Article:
But building a sustainable nation, he warned, one that could benefit from a desert that receives less than 200 millimetres of rainfall per year wouldn’t be simple. “It is incumbent upon Israel’s scientists to reveal the secrets of nature that are unique to our land,” he said. The Negev, he insisted, was the perfect environment for an institute of study that could solve the world’s most basic – and challenging – problems of existence.
Ben-Gurion’s visionary thinking was the catalyst for many of Israel’s earliest environmental accomplishments, including desalination and energy generation using seawater, steps that would be critical to Israel’s much-needed water technology. Both projects were developed in the 1960s, at a research facility in the town of Be’er Sheva, a Bedouin settlement at the northern tip of the Negev. The institute that gave rise to these early innovations would eventually become BGU.
BGU’s new school
Two years ago, when he was hired as president of BGU, Chamovitz told the Jewish Independent he had conducted a “bottom-up” assessment of all of the departments and their areas of specialization. He wanted to know what their strengths and weaknesses were.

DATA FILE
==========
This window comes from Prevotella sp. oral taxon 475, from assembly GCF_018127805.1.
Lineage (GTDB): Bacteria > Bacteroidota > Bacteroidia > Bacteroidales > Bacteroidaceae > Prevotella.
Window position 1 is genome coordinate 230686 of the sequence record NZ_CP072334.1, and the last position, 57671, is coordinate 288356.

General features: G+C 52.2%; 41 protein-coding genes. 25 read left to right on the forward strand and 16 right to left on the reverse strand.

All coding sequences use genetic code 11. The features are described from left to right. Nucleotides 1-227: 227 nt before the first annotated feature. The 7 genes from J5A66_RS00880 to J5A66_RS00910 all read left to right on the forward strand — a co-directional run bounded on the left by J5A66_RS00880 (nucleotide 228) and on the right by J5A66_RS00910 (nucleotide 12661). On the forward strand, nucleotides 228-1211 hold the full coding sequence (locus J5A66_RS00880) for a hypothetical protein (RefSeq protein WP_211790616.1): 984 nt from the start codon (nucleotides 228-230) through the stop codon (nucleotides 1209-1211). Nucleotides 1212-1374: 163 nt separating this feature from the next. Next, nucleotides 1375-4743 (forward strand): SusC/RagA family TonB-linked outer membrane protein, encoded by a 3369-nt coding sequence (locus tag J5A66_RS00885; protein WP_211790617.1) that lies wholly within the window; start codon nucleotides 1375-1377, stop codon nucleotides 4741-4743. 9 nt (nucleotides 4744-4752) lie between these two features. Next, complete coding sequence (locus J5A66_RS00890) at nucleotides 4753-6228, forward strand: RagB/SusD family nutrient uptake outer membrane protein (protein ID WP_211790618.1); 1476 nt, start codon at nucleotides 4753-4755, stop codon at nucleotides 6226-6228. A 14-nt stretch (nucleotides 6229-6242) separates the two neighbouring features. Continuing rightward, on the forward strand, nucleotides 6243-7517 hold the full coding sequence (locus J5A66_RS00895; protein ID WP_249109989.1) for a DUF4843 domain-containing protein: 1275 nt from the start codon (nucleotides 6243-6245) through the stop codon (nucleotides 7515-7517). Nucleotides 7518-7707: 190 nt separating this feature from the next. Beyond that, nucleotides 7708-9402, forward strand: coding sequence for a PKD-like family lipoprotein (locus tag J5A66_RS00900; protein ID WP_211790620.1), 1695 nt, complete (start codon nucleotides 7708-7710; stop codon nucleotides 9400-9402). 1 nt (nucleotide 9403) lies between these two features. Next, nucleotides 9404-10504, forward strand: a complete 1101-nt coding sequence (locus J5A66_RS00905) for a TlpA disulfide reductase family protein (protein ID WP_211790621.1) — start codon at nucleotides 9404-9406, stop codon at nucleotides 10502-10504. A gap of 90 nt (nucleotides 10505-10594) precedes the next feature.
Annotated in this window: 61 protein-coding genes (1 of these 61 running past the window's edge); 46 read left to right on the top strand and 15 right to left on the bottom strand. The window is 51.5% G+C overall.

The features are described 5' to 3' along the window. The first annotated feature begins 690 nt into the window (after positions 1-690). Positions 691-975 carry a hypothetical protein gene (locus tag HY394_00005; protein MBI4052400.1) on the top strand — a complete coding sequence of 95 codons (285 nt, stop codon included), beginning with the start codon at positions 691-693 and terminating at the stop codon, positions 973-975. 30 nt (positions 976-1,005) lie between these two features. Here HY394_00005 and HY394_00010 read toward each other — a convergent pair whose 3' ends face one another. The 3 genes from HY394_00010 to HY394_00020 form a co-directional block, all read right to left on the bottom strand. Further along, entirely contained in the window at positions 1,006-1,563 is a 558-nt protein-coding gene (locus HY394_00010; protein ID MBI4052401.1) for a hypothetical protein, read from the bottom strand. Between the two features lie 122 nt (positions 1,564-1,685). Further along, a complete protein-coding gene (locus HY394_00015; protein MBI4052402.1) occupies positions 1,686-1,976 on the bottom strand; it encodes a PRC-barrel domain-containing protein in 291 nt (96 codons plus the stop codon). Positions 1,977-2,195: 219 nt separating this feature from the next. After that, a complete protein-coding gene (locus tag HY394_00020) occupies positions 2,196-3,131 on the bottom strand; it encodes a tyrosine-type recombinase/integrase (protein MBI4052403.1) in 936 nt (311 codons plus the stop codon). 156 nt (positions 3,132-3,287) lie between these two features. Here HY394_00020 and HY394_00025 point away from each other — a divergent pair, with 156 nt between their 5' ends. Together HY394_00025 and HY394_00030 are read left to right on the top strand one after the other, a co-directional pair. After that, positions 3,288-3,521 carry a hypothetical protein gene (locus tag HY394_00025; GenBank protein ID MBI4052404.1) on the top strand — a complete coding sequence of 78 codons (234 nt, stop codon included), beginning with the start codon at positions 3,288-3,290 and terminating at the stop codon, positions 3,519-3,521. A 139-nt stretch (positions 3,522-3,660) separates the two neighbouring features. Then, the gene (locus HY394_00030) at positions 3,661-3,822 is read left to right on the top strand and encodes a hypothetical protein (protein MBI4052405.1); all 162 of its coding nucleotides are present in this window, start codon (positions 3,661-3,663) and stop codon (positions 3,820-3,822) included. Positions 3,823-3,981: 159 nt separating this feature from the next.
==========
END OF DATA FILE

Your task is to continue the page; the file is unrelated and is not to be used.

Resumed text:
“[We] identified over 150 researchers dealing with various issues of sustainability and climate change,” Chamovitz said. “And, in every discipline. Not only in our institutes of water, energy and desert agriculture – that’s the low-lying fruit – but also in engineering and in civil engineering, where we develop energy-efficient building material and methods.
“It was clear to everyone that the field of sustainability and climate change was what sets Ben-Gurion University apart from every other university in Israel.”
That brand-name recognition helped secure a new partnership with Royal Bank of Canada, which is sponsoring the new school’s first graduate fellowship program. The investment by RBC will fund two fellowship positions for students specializing in climate change or sustainability-related research and, in doing so, help launch the program.
This isn’t the first time that RBC has partnered with the university. In 2018, RBC and BGU entered into a cybersecurity partnership, in which the bank invested $2 million toward research programs in BGU’s department of software and information systems engineering.